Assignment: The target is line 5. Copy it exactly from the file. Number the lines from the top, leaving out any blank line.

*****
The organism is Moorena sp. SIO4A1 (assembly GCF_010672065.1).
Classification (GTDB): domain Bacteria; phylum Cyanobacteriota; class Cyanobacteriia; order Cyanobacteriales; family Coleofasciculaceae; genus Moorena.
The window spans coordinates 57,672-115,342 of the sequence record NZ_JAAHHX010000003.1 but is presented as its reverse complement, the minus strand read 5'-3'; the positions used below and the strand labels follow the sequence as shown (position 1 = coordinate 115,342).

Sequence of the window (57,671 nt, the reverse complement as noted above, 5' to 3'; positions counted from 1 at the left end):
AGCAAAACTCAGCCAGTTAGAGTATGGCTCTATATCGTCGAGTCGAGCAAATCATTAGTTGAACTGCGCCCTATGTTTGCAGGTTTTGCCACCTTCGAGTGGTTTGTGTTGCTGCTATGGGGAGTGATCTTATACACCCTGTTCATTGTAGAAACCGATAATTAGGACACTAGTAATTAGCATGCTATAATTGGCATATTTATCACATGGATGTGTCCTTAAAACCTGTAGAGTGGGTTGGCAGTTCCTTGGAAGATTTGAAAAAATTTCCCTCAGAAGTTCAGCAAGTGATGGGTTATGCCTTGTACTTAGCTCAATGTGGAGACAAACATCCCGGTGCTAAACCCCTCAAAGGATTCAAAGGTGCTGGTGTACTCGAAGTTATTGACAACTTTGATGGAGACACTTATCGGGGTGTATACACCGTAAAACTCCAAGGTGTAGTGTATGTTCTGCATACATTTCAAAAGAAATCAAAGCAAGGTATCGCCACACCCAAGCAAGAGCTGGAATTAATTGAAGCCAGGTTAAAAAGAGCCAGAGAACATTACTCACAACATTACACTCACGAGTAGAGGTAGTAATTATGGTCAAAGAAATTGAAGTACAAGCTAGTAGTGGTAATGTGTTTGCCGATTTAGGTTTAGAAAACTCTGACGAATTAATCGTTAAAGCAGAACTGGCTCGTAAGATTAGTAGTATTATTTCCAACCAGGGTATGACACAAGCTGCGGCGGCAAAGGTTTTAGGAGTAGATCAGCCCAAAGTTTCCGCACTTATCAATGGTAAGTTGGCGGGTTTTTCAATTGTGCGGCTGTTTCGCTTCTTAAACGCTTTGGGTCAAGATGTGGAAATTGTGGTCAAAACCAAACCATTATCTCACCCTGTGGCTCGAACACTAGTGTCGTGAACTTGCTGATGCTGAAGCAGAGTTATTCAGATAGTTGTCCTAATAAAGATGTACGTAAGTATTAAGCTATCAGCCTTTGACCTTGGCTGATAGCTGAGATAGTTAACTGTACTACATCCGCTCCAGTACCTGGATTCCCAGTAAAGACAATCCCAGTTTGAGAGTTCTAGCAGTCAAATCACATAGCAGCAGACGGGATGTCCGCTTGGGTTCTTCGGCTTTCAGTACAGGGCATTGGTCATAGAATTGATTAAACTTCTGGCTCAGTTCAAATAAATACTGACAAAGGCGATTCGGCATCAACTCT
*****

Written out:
AGCAAAACTCAGCCAGTTAGAGTATGGCTCTATATCGTCGAGTCGAGCAAATCATTAGTTGAACTGCGCCCTATGTTTGCAGGTTTTGCCACCTTCGAGTGGTTTGTGTTGCTGCTATGGGGAGTGATCTTATACACCCTGTTCATTGTAGAAACCGATAATTAGGACACTAGTAATTAGCATGCTATAATTGGCATATTTATCACATGGATGTGTCCTTAAAACCTGTAGAGTGGGTTGGCAGTTCCTTGGAAGATTTGAAAAAATTTCCCTCAGAAGTTCAGCAAGTGATGGGTTATGCCTTGTACTTAGCTCAATGTGGAGACAAACATCCCGGTGCTAAACCCCTCAAAGGATTCAAAGGTGCTGGTGTACTCGAAGTTATTGACAACTTTGATGGAGACACTTATCGGGGTGTATACACCGTAAAACTCCAAGGTGTAGTGTATGTTCTGCATACATTTCAAAAGAAATCAAAGCAAGGTATCGCCACACCCAAGCAAGAGCTGGAATTAATTGAAGCCAGGTTAAAAAGAGCCAGAGAACATTACTCACAACATTACACTCACGAGTAGAGGTAGTAATTATGGTCAAAGAAATTGAAGTACAAGCTAGTAGTGGTAATGTGTTTGCCGATTTAGGTTTAGAAAACTCTGACGAATTAATCGTTAAAGCAGAACTGGCTCGTAAGATTAGTAGTATTATTTCCAACCAGGGTATGACACAAGCTGCGGCGGCAAAGGTTTTAGGAGTAGATCAGCCCAAAGTTTCCGCACTTATCAATGGTAAGTTGGCGGGTTTTTCAATTGTGCGGCTGTTTCGCTTCTTAAACGCTTTGGGTCAAGATGTGGAAATTGTGGTCAAAACCAAACCATTATCTCACCCTGTGGCTCGAACACTAGTGTCGTGAACTTGCTGATGCTGAAGCAGAGTTATTCAGATAGTTGTCCTAATAAAGATGTACGTAAGTATTAAGCTATCAGCCTTTGACCTTGGCTGATAGCTGAGATAGTTAACTGTACTACATCCGCTCCAGTACCTGGATTCCCAGTAAAGACAATCCCAGTTTGAGAGTTCTAGCAGTCAAATCACATAGCAGCAGACGGGATGTCCGCTTGGGTTCTTCGGCTTTCAGTACAGGGCATTGGTCATAGAATTGATTAAACTTCTGGCTCAGTTCAAATAAATACTGACAAAGGCGATTCGGCATCAACTCT